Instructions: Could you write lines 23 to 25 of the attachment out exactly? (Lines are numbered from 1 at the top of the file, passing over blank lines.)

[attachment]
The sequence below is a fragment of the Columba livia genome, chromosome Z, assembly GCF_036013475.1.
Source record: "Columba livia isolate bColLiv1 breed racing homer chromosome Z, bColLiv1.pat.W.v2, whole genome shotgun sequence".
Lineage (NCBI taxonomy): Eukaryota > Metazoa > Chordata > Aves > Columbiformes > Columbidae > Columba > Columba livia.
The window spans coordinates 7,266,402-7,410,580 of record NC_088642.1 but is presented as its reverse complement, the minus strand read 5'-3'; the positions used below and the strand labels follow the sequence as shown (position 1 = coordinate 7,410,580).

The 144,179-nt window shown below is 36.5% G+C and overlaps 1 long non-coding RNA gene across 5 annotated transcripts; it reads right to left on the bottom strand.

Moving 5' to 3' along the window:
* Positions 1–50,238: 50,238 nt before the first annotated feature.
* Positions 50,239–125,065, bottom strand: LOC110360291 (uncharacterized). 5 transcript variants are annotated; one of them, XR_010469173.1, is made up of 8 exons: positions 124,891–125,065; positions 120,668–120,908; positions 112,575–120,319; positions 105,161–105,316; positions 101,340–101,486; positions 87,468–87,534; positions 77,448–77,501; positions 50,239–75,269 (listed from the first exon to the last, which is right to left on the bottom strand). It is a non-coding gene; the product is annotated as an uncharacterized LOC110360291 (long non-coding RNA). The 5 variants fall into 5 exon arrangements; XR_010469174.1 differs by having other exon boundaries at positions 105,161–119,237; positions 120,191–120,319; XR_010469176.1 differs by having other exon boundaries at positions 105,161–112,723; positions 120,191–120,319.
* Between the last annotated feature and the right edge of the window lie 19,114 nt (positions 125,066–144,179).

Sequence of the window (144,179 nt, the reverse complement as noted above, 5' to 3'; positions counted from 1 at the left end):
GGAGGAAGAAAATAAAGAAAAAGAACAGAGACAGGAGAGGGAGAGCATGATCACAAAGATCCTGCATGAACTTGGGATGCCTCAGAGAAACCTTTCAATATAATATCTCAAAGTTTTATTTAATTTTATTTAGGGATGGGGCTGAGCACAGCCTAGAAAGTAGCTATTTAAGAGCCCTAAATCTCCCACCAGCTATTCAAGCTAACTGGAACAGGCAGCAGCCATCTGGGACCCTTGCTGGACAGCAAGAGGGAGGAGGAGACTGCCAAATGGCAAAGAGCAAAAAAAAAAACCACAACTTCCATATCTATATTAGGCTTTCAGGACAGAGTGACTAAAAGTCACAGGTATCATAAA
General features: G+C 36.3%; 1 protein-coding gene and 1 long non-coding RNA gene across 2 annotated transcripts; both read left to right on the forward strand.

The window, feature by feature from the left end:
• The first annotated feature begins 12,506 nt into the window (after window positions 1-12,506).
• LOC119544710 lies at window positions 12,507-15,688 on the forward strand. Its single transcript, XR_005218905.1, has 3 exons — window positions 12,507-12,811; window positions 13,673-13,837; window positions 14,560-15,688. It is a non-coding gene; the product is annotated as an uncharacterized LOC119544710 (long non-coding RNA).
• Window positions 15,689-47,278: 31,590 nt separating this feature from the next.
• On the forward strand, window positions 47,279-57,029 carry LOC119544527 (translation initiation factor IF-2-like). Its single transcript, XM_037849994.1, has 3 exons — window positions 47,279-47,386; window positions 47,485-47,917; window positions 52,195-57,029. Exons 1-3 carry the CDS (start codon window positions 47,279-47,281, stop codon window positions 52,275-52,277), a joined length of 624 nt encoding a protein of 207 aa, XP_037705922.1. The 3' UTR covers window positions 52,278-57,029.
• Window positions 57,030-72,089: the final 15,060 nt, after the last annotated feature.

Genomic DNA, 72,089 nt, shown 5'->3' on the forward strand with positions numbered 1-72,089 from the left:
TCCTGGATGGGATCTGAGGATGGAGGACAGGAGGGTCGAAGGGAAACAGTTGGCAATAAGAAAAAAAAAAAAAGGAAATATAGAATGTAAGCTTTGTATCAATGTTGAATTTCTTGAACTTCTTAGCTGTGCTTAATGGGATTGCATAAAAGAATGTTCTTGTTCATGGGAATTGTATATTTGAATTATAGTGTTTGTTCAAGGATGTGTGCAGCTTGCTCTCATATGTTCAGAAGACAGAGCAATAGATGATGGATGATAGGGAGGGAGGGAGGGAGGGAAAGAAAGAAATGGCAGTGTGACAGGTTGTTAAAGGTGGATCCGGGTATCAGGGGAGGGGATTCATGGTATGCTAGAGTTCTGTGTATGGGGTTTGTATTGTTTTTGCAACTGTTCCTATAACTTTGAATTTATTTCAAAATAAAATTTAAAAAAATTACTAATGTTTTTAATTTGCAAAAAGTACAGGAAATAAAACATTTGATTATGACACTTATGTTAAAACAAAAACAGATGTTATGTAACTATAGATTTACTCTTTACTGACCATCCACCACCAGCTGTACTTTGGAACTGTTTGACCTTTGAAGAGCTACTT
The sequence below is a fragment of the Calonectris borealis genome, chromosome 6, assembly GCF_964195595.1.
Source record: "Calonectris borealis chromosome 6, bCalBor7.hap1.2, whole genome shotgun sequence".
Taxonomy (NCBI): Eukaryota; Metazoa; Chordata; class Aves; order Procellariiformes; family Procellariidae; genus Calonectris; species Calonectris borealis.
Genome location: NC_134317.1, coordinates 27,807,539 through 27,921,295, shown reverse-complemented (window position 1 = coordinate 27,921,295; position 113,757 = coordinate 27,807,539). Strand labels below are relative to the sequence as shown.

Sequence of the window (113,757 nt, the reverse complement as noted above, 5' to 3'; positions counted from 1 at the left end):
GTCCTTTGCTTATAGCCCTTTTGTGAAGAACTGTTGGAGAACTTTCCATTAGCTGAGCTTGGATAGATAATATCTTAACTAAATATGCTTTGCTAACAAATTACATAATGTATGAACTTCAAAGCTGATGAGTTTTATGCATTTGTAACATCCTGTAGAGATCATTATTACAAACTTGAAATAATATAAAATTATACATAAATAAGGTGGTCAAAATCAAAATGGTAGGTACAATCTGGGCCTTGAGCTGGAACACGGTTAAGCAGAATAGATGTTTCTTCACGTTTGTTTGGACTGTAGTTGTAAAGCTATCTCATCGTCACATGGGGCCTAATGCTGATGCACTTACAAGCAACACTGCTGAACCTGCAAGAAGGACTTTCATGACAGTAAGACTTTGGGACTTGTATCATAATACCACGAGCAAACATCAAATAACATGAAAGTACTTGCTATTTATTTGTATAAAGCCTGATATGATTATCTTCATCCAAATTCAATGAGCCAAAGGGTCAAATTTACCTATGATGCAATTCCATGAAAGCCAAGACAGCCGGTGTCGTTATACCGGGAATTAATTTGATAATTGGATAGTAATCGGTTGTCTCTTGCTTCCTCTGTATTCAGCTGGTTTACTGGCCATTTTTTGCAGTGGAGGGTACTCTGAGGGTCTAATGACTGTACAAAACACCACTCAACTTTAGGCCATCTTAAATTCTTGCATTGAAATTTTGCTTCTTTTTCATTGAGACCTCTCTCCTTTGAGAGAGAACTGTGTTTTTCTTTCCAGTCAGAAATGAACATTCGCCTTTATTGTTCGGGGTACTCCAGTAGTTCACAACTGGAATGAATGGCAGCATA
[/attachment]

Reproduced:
Taxonomy (NCBI): Eukaryota; Metazoa; Chordata; class Aves; order Procellariiformes; family Procellariidae; genus Calonectris; species Calonectris borealis.
Genome location: NC_134317.1, coordinates 27,807,539 through 27,921,295, shown reverse-complemented (window position 1 = coordinate 27,921,295; position 113,757 = coordinate 27,807,539). Strand labels below are relative to the sequence as shown.

Sequence of the window (113,757 nt, the reverse complement as noted above, 5' to 3'; positions counted from 1 at the left end):